Two of his greatest poems belong to this period: the marriage of philosophy and religion, poetry and prose, in Die Natur; and the most perfect of his lyrics—the second of those called “Wanderers Nachtlied”—which he carved on the walls of a hunting lodge on September 7, 1780,49 perhaps in a mood of restless longing:

Über alien Gipfeln
1st Ruh;
In alien Wipfeln
Spürest du
Kaum einen Hauch;
Die Vögelein schweigen im Walde.
Warte nur! Balde
Ruhest du auch.

O’er all the hilltops
Is quiet now;
In all the treetops
Hearest thou
Hardly a breath;
The birds are asleep in the trees.
Wait: soon like these
Thou too shalt rest.50

Another of Goethe’s famous lyrics belongs to this stage of his development: the somber “Erlkönig” which Schubert put to music. When has the child’s sense of mystic beings pervading nature been more vividly expressed than in this swift fantasy of the dying child who sees the “king of the elves” coming to snatch it from the arms of its father?

Now, too, Goethe wrote in prose three dramas: Egmont (1775), Iphigenie auf Tauris (1779), and Torquato Tasso (1780)—fruit enough for five political years. Egmont was not produced till 1788. Iphigenie was presented at the Weimar theater on April 6, 1779 (six weeks before the première of Gluck’s opera of the same name); but it was so transformed, as well as versified, during Goethe’s stay in Rome that it will be better viewed as a product of Goethe’s classic phase. Tasso also was remodeled and versified in Italy, but it belongs here as part of Goethe’s enchantment with Charlotte von Stein. On April 19, 1781, he wrote to her: “All that Tasso says is addressed to you.”51 Taking him at his word, she identified herself with Leonora, Goethe with Tasso, and Karl August with the Duke of Ferrara.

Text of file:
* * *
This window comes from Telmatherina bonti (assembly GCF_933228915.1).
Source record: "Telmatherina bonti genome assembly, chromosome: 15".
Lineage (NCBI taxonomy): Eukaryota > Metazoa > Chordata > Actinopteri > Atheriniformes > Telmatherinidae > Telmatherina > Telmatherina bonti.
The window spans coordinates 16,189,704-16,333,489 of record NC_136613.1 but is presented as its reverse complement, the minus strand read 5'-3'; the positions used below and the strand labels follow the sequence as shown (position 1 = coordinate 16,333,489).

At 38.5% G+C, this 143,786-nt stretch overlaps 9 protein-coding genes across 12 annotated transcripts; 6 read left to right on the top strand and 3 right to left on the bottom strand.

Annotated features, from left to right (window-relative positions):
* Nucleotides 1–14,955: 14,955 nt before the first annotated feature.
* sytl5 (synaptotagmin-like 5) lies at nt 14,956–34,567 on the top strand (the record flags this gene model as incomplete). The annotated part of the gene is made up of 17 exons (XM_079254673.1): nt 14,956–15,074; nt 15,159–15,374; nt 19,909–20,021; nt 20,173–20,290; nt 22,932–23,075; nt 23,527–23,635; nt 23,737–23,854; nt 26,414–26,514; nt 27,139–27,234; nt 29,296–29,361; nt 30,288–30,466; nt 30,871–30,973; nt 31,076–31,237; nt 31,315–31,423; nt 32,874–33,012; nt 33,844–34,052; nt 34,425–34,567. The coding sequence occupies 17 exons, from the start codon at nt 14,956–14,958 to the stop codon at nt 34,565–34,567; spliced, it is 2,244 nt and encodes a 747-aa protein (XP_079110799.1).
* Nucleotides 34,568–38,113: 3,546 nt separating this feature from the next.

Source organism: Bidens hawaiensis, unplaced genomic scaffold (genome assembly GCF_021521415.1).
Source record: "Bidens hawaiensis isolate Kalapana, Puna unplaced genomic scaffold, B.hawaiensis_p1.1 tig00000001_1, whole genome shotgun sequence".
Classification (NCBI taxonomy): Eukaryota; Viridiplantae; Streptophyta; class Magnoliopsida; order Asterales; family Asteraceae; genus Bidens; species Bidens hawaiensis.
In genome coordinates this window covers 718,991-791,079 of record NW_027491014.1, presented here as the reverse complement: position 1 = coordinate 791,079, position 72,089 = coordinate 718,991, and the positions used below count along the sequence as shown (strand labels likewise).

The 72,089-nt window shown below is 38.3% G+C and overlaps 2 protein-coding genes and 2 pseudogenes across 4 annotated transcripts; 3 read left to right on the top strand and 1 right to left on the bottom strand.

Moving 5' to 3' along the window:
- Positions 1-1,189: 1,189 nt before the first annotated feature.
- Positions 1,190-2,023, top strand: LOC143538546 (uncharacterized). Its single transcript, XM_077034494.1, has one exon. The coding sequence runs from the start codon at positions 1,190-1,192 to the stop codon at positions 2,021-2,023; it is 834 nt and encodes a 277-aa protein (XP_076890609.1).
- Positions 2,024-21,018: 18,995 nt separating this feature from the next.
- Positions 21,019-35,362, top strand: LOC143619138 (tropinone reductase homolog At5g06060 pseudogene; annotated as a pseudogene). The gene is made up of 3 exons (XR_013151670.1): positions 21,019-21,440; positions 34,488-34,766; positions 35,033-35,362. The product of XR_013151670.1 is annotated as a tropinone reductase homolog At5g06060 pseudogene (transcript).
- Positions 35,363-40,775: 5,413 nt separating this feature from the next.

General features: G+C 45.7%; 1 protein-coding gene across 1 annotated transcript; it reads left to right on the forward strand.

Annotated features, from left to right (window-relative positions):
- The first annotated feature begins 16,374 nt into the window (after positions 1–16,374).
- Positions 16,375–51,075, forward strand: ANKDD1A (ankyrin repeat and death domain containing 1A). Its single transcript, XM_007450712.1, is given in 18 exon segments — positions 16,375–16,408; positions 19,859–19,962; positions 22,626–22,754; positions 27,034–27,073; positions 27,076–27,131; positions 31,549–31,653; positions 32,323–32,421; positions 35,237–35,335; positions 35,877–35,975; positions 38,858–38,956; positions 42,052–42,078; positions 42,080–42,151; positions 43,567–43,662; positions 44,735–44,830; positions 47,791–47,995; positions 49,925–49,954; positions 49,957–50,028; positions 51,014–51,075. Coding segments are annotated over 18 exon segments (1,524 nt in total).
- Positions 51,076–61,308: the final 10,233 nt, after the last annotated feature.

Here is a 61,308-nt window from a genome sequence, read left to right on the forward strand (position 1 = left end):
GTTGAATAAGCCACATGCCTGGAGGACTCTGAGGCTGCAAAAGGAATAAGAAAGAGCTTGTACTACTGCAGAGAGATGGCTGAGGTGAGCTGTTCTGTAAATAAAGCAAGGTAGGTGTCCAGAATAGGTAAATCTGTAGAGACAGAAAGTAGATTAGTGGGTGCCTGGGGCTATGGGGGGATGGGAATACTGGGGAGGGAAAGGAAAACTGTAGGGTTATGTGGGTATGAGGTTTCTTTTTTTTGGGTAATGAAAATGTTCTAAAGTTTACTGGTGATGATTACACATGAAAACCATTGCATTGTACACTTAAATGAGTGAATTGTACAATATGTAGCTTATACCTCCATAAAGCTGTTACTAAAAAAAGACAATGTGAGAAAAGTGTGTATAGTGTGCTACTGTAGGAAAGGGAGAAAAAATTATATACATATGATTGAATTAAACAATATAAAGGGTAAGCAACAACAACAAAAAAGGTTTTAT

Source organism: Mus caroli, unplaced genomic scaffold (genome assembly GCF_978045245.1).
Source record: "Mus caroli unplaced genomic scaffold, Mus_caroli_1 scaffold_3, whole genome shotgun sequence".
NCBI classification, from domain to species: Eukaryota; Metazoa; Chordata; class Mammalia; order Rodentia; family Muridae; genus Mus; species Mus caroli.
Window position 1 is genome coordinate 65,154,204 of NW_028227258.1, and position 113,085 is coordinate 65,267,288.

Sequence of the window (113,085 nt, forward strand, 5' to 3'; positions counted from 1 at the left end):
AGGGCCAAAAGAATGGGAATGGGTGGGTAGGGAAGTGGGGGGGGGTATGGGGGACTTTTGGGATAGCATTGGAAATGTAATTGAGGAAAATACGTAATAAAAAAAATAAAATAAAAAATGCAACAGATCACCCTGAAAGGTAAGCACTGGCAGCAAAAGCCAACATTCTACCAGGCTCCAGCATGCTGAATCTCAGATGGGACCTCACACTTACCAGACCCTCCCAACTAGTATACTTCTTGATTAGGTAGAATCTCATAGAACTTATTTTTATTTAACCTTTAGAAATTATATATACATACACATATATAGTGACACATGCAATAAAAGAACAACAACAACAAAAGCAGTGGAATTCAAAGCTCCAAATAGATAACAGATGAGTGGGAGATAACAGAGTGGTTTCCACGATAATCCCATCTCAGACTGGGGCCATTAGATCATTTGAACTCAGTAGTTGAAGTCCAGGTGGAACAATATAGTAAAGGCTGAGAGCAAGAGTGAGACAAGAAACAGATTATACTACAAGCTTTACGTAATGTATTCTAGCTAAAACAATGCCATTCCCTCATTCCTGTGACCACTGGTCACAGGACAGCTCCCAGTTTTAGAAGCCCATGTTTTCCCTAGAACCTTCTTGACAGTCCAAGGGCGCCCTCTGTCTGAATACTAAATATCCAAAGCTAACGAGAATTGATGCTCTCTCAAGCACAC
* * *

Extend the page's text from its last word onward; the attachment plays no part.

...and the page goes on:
Goethe readily accepted the legend that Tasso’s mental breakdown at the Ferrara court was intensified, if not brought on, by an unhappy love affair with a sister of Alfonso II (r. 1559-97)52 He doubtless had himself in mind when he described the working of Tasso’s poetic mind: